Making a movie from direct content that is more than a hundred years old is easy because all the scenes and script is there for your use. Some directors like to make some drastic or minor changes based on their own interpretation of the play Macbeth by William Shakespeare. While watching both Goold (2010) and Polanski (1971), I have noticed a lot of major differences between the two movies and the original play Macbeth written by William Shakespeare. Some of the differences I have noticed is that is in Goold (2010), Macbeth actually comes to kill Lady Macduff and her children. Another difference in Goold (2010) is that the witches are shown throughout the film.
The Thane of King Duncan, Macbeth hears a prophecy that he himself will become king later on in the future after King Duncan. This then leads to Macbeth being overcome by greed. Since Macbeth greeds to be king so bad, he murders King Duncan and takes his place of the throne. Macbeth starts to live with so much guilt and fear that he commits even more murders to have his power safe. Macbeth is so confident in the prophecies that his life comes to a downfall and he gets killed by the people he did wrong.
“The oldest and strongest emotion of mankind is fear, and the oldest and strongest kind of fear is fear of the unknown” (H. P. Lovecraft). In Harper Lee’s To Kill A Mockingbird and Shakespeare’s Macbeth, many characters are shown to be primarily driven by this emotion. Characters such as Mayella Ewell in To Kill A Mockingbird or Malcolm and Donalbain in Macbeth are shown to act drastically because of fear. Actions such as Macbeth killing Banquo in fear of being exposed or Mayella accusing an innocent man, display how humans are primarily driven by fear.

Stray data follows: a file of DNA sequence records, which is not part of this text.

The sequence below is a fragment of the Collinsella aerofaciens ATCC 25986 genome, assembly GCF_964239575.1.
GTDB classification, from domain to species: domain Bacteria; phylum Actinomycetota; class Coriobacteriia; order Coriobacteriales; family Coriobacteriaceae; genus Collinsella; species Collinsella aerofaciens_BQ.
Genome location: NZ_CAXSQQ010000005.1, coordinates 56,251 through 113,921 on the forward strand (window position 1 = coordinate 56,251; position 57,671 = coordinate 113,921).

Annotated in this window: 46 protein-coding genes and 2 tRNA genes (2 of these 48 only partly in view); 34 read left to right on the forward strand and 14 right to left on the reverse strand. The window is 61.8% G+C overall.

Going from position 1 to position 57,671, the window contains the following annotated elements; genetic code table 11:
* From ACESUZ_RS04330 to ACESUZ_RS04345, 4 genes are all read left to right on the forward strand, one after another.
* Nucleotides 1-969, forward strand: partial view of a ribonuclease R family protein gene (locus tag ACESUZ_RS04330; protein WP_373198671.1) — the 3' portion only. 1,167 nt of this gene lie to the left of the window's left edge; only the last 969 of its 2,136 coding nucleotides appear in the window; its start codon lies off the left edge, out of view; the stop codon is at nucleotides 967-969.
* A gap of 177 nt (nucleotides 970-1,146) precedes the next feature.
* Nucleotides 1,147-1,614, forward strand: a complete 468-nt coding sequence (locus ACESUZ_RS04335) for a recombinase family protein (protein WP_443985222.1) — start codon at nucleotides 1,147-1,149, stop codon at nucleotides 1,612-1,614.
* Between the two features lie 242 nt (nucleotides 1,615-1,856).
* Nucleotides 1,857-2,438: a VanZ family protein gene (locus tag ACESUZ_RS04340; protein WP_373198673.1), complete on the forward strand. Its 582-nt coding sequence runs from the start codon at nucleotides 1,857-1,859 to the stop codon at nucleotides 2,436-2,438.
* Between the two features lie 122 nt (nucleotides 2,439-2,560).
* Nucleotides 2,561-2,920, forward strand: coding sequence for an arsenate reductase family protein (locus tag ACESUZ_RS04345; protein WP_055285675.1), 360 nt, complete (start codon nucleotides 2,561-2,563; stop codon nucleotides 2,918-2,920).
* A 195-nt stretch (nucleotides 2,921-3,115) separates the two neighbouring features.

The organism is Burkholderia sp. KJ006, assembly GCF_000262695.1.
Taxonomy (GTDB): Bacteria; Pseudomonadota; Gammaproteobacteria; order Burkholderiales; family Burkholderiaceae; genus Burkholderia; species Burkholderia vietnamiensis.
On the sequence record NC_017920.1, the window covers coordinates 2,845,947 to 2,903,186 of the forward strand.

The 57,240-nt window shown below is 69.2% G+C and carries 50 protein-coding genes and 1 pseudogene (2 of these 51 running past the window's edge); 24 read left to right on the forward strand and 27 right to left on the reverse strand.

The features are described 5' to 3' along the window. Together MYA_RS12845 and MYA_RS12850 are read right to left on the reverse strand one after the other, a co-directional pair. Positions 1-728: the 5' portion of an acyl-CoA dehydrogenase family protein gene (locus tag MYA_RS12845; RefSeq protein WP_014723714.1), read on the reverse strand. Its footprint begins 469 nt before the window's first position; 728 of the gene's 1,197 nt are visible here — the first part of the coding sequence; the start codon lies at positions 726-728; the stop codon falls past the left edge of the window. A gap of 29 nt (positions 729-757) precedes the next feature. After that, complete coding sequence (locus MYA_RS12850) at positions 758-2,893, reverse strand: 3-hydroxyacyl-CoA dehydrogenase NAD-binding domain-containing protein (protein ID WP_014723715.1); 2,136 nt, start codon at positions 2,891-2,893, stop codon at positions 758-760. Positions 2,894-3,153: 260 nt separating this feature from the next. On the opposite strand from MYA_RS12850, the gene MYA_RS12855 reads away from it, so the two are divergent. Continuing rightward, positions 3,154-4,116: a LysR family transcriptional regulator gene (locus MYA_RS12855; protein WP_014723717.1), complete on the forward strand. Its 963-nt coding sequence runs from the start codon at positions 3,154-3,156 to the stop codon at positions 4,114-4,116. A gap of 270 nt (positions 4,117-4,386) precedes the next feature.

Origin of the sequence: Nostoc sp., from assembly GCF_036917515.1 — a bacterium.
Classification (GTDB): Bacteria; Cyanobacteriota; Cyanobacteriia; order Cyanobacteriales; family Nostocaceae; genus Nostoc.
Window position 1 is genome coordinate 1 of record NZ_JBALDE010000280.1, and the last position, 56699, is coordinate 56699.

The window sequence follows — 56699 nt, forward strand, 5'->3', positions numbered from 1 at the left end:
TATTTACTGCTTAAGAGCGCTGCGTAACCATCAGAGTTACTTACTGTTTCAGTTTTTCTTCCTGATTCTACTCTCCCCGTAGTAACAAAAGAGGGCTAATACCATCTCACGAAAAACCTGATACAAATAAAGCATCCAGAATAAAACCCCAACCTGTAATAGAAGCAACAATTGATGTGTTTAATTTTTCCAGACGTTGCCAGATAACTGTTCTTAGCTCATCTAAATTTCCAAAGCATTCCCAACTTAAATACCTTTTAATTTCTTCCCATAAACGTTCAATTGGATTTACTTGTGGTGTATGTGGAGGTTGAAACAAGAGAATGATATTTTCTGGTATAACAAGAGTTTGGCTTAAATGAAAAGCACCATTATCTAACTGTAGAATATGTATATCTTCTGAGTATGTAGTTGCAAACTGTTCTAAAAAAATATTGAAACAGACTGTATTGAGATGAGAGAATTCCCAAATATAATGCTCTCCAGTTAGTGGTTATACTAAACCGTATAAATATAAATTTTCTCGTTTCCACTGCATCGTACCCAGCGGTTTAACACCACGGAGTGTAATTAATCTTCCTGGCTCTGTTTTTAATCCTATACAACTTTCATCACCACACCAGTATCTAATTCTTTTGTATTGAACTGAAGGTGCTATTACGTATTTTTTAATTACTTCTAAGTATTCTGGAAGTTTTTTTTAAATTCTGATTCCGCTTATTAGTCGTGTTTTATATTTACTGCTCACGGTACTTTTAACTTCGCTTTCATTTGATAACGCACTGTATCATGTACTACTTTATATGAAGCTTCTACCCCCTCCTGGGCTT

In many stories evil triumphs but never concurs. In the novel of to kill a mocking bird from Harper lee, evil is triumphed by ignorance and racism. How ever in the novel of Macbeth from William shake spear, evil is triumphed by greed, jealousy and ambition. Both have their own scenario and we will compare how both protagonists for both novel fight the evil that triumphs in their life’s. for the novel ‘Macbeth’ the protagonist is Macbeth and the protagonist for ‘To kill a mocking bird’ is Atticus both will be compared on how big of an impact was created by their decision and how they face evil.
Playwright, Sophocles, in his Greek tragedy, Oedipus the King, depicts Creon as a man who defends himself from Oedipus’ accusation of wanting to take over the throne. Sophocles intends to portray Creon as a mature and logical person. He combines an arrogant and confident tone in order to display the characteristics and personality Creon possesses. Sophocles begins with utilizing logos in Creon’s words to describe himself as a sane man who has equal power but fewer duties than the king.
Creon has the hidden, professional demeanor of a government official, which remains in sharp complexity to Oedipus, who instructs him to stand up before everyone. While Oedipus demands hearing Creon's news out in the open and assembles his energy as a political pioneer by upholding a talk of openness, Creon is an ace of control. While Oedipus is resolved to stating what he implies and on hearing realitynotwithstanding when Jocasta asks and begs him not to Creon is upbeat to mask and dodge.